Click on the link to watch the build video in YouTube.
This is a time lapse build of a custom Tamiya Super Storm Dragon adapted into a Lancia Stratos Rally buggy concept. At the end of the video I show the complete results. Of the Tamiya Grasshopper chassis, the Super Storm Dragon (SSD) body in it’s box art form is my least favorite—but I’m sure it’s relevant and admirable to fans of the ‘80s Japanese manga/anime RC series where the Storm Dragon originated from. I also feel the body is too long for the chassis but perhaps that was the intent. It’s probably supposed to represent a slender mythological Eastern Asian dragon but all I can see is Falkor from the Neverending Story. However, I do like the greenhouse (windshield). Whenever I see it one thing comes to mind—the Lancia Stratos HF from the 1970s.
I wonder if the illustrators of the SSD got inspiration from the Stratos, if they did I wouldn’t be surprised. The Italian Stratos came out in the ‘70s and was purely developed and designed for the World Rally Championship. Designed at Bertone by Marcello Gandini (he also did the Lamborghini Miura and Countach, Ferrari Dino 308 GT4, and De Tomaso Pantera to name a few). Timeline wise, the SSD came out in the early ‘80s and that Stratos’ greenhouse was already an iconic thing. I always thought if an SSD fell on my lap I would frankenstein it into a buggy version of the Stratos. And so over a year ago I came across an SSD on sale for about $86 USD and I couldn’t pass it up.
I didn’t want to slap stickers and call it a day. I wanted to at least have a little effort in translating it. The SSD body was trimmed and shortened (the Stratos has a relatively short body/wheelbase). I wanted to stay within the rally Stratos color palette and that also meant a careful selection of the parts and electronics color.
Since I don’t have any off-road track in my area I knew this would run on tarmac or very abrasive surfaces. I installed a Tamiya Super Stock RZ (on-road 23T, 27k RPM) and at least had to upgrade the stock rear dampers with big bore ones (plus 500 damper oil and hard springs) and compress the front springs for a stiffer ride. The rear suspension axle mount was replaced with an aluminum one that can accommodate the beefier dampers. In addition, a longer 8mm T4 Works rear billet aluminum hanger was added with a makeshift mount/brace to lock the rear suspension in place—just like the Grasshopper’s. I feel the Grasshopper performs better on flat surfaces vs the Hornet due to the rear suspension design—the SSD has the Hornet’s. The front arms and suspension brace were upgraded to aluminum, the servo saver/steering rod was replaced with T4works aluminum servo saver and steel turnbuckles. Of course the plastic bushings were all replaced with metal ball bearings. The result is very apparent when running it. It’s quite stable, runs straight and fast, and the suspension just right (not as bouncy). A few caveats: because the front suspension is set very low and the aluminum arms/knuckles are not adjustable, it has more negative camber than I would like. That would probably be an area I would fine tune in the future. The aluminum arms creates some rattling noise as it doesn’t have a snug fit. I think adding rubber sleeves on the connection points to the chassis might solve it. To further improve handling, I need to replace the tires (didn’t have the right ones when I did a test run). And for the first time I tried a Dynamite ESC and I think it’s a tad glitchy. With some more fine tuning work, this setup can be quite a serious basher.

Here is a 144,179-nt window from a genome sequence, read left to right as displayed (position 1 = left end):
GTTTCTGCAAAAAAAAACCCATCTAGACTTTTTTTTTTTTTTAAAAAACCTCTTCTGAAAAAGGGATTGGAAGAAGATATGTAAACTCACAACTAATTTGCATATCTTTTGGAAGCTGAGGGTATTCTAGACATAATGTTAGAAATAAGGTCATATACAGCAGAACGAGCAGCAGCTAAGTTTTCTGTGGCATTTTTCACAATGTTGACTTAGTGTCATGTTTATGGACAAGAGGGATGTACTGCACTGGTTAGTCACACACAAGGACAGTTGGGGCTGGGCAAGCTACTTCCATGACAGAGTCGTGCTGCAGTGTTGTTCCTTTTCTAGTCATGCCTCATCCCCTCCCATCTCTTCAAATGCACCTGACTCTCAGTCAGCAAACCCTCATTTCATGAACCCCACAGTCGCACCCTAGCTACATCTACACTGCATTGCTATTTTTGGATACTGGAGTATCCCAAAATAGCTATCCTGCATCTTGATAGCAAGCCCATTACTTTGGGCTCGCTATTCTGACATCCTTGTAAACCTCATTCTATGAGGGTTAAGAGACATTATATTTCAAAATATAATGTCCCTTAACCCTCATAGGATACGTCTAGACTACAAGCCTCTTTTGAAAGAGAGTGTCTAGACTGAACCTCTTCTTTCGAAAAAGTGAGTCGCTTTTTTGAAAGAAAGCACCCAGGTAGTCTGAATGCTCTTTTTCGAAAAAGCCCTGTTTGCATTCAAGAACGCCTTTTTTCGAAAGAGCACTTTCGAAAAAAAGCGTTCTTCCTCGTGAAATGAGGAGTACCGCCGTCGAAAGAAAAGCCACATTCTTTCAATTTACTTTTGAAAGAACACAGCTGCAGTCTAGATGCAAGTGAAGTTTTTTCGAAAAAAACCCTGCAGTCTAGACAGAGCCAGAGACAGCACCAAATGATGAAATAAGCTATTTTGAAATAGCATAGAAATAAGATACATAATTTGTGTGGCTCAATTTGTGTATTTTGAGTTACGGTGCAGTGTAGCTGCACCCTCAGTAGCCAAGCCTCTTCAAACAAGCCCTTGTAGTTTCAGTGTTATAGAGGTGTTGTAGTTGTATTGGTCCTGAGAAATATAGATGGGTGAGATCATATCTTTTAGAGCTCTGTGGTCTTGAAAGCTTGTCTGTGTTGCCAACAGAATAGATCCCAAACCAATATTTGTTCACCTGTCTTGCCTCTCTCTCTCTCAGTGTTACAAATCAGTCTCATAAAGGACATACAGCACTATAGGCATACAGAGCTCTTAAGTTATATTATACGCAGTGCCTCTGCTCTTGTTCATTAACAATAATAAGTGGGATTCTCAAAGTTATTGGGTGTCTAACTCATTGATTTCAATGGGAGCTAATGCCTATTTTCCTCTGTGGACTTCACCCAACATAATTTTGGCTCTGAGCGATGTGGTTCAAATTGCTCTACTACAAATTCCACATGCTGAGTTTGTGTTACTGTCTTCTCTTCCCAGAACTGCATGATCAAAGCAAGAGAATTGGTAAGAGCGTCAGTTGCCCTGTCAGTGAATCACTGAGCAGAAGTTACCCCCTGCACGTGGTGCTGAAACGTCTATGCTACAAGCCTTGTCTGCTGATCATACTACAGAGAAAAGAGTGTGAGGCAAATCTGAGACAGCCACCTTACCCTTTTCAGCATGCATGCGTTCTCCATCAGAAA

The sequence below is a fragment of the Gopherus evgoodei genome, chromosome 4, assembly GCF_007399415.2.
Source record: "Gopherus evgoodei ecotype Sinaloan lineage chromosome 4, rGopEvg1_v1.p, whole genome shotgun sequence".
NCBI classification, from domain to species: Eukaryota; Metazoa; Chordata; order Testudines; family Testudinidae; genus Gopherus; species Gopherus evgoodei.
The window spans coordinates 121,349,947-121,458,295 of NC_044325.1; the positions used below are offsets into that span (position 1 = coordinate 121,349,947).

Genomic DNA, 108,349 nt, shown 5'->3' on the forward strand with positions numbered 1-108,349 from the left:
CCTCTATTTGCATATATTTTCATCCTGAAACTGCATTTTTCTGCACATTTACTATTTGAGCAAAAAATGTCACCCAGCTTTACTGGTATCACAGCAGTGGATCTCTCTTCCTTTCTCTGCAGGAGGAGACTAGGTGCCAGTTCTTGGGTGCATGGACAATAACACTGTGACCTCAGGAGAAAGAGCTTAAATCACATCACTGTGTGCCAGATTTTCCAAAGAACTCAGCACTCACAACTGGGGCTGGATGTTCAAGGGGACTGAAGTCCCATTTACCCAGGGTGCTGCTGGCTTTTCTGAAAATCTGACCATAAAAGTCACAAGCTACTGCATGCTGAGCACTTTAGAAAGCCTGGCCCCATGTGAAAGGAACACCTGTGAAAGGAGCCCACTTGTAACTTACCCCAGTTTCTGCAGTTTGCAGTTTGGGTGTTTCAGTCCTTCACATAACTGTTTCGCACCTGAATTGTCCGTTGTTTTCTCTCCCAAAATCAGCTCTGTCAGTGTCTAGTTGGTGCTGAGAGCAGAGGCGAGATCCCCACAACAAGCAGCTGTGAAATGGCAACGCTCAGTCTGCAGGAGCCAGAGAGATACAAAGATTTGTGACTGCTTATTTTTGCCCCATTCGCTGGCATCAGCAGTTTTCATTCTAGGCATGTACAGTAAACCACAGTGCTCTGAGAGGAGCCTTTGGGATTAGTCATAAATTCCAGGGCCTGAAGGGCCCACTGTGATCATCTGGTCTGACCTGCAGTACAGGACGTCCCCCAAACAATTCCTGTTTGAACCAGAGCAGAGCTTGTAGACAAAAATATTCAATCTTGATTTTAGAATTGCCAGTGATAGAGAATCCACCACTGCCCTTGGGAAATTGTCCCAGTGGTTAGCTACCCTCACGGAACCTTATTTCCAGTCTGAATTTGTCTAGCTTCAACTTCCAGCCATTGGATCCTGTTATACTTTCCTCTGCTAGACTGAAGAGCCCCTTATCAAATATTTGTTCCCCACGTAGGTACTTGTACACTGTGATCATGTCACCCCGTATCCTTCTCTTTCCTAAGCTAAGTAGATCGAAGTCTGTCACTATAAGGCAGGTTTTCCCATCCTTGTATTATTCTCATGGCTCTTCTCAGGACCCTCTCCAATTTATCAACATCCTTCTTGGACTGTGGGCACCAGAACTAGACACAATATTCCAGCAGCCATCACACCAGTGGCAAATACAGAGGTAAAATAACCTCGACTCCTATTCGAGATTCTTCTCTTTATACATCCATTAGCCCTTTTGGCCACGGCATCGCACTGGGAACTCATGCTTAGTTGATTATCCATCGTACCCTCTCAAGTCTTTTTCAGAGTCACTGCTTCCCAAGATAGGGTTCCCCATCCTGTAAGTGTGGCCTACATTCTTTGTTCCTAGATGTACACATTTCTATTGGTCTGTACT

All this work and parts are not to just add bling. I genuinely wanted to find out what the potential of this iconic beginner chassis is. Ironically, I think it’s not worth it if you just want a simple basher (at least on tarmac/flat surfaces). If you’re going to “casually” run this on flat hard surfaces, I wouldn’t bother with this Hornet/Storm Dragon chassis. I highly recommend going a step down and getting a Grasshopper instead. I’ve built a Grasshopper for someone and tried a variety of motors in it (380, Sport Tuned 380, 540 silver can, and Torque Tuned 540) and once we got to the Torque Tuned motor, it was lively, fun, just right, and relatively precise. In fact, I love how the Torque Tuned Grasshopper drives that I can’t wait to drive it again. However, this Stratos Dragon evolution definitely has more potential.
Tamiya Super Stock RZ Motor
KO Propo KR-212FHG receiver
Dynamite DYNS2210 ESC
AGFRC B44LS low profile servo
Metal ball bearings
Robinson Racing steel pinion gear
T4 Works: aluminum servo saver, steel turnbuckles, aluminum motor mount, 8mm billet aluminum hanger, aluminum wheel star disk
YR Big Bore rear dampers
Generic rear aluminum suspension mount
Avante front bumper
M&M rear bumper
Associated rear wheels
Schumacher rear tires
You-G Japan front tires
Tamiya Black DT02 front and rear wheels
Tamiya DT02 front tires
Tamiya Dual Block rear tires
Tamiya rear hex adapter
GPM alloy parts (front arms and brace)
Source: Mechanic After Hours